[This series is based on the resource: “Lectionary Sermon Series” by WJKPress.]

THE FIRST SUNDAY IN LENT
March 5, 2017

“The Need for Change”
Matthew 4:1-11

Lent seems long. Forty days and forty nights is a biblical way of saying a good long time. And that’s why we have forty days and forty nights in the season of Lent. We are getting ready with Jesus for the big stuff ahead. Jesus had to get ready to bear the cross for us. We have to get ready to bear our crosses for his namesake.

As I begin to consider this, I want to emphasize that I am not talking about change for the sake of change, like getting tired of the draperies in the bedroom. I am speaking about a spiritual sense of gone wrongness that is not always easy to abide. I remember stories about Mohandras Gandhi, who for the sake of improving conditions for the ‘untouchable’ caste in India, for the Freedom movement, undertook seventeen fasts. Three of which were 21 days. This was part of his objection to caste separation, and a non-violent protest.

I am not suggesting that anyone here take up such a plan. But I am suggesting that taking the gone wrongness in our own lives and in the life of the community is important, if difficult, work; and it deserves a physical manifestation.

It isn’t easy getting prepared for any challenging task. Just look at Jesus’ trip to the desert. I’ve titled this sermon series “Boot Camp” to remind myself that I am not only preparing myself for something important, but that my ability to perform in the future is in some way dependent upon the work I do now. Some of you who are veterans might remember the literal place, ‘boot camp.’ I remember having to go to workouts twice a day to get ready for the football season. What I am trying to capture with this description is the idea of some intentional, intense, practice, so that we might be ready for life.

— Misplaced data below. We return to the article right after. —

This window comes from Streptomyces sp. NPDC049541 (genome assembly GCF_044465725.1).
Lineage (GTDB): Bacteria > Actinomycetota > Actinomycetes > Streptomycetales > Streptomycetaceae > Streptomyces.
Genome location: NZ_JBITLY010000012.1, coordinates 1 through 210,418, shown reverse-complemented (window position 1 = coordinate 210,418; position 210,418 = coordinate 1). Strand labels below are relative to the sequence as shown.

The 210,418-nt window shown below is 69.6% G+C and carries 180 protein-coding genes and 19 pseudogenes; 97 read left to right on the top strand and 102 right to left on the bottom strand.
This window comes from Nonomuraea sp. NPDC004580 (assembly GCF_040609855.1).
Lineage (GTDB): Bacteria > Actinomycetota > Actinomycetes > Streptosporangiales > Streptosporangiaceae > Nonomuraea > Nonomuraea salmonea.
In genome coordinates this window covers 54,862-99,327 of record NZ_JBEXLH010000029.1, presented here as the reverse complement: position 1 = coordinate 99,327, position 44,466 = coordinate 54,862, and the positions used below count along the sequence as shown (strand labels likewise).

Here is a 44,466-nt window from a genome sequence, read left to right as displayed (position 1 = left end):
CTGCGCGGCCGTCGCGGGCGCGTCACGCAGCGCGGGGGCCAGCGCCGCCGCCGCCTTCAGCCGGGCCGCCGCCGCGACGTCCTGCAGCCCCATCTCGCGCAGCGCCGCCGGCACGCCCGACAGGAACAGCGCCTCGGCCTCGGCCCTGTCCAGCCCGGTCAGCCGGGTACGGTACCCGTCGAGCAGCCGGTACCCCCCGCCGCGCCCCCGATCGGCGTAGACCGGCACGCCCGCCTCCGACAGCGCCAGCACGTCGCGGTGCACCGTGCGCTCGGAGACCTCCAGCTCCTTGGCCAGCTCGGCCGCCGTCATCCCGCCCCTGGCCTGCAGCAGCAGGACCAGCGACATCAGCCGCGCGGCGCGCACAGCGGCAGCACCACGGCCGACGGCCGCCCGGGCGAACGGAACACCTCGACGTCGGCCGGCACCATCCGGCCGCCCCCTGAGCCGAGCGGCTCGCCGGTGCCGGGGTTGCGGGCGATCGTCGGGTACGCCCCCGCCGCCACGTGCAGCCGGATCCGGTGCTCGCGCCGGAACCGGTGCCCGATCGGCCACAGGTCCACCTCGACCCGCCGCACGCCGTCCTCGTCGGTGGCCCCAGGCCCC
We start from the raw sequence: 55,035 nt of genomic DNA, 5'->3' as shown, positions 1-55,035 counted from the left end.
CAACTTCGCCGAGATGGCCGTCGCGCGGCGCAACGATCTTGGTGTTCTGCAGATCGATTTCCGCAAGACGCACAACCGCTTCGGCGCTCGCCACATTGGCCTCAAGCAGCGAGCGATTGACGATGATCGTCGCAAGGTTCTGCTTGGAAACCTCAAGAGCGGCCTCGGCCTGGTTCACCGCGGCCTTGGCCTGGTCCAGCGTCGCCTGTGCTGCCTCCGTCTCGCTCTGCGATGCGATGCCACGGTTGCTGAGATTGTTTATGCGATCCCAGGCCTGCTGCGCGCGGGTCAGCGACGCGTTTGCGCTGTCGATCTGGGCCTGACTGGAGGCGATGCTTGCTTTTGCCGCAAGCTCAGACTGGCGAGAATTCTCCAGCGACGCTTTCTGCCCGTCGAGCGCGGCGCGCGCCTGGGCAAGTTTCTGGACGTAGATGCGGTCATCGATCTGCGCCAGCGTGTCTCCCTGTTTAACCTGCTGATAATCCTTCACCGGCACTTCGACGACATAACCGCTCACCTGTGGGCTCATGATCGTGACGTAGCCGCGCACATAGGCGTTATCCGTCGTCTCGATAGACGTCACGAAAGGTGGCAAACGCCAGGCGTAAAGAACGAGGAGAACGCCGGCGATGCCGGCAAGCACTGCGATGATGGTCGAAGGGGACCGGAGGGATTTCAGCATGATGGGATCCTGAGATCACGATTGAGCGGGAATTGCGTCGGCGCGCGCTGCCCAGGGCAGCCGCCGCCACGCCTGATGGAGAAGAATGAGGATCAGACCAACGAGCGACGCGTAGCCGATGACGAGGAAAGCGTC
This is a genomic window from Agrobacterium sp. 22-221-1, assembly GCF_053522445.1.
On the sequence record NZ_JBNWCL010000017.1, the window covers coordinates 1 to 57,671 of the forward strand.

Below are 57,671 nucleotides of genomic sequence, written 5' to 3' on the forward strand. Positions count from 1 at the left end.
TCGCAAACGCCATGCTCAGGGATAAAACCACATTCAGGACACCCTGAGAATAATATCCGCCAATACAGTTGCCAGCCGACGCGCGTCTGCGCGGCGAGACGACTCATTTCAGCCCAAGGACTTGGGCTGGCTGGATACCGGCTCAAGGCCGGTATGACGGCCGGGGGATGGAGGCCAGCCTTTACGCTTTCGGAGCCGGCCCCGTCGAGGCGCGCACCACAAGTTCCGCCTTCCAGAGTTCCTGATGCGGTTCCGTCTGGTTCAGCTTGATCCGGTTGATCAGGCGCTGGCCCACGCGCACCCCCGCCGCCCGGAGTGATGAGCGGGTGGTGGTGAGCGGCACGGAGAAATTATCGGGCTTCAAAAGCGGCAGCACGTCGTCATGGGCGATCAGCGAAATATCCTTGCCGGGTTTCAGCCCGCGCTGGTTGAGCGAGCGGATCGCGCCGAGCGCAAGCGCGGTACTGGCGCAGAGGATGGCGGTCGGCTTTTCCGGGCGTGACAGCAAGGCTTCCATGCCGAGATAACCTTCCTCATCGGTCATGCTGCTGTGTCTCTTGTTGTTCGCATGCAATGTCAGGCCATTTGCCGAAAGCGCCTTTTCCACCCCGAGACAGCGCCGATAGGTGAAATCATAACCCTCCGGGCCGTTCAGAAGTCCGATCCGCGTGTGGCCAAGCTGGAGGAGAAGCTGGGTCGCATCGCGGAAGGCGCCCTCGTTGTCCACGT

One thing that happens in such environments is that changes are made in our practices that improve our performance. I remember never ending drills on footwork, hand work, agility, all in an effort to do something that on its first glance is quite simple…to get in the way of another guy who wants to tackle your quarterback.

Lent is, of course not exactly like this. Lent invites us, not requires us, to a season of introspection and discernment of sin and all that separates us from the knowledge of the love of God for us and our neighbor. Lent is a time to practice those things that might become second nature and in their use draw us closer to God and one another. Lent, literally, is a time to ‘repent,’ to change.

One of the greatest temptations each of us face is to deny the need for change.

As individuals we could spend endless hours in reflection on where and how we need to change, but that might be a temptation in and of itself…spending all our time contemplating change and never getting around to actually doing it. If Lent is like a training camp for the soul, what is the hard work that can be done in this limited intensive forty days?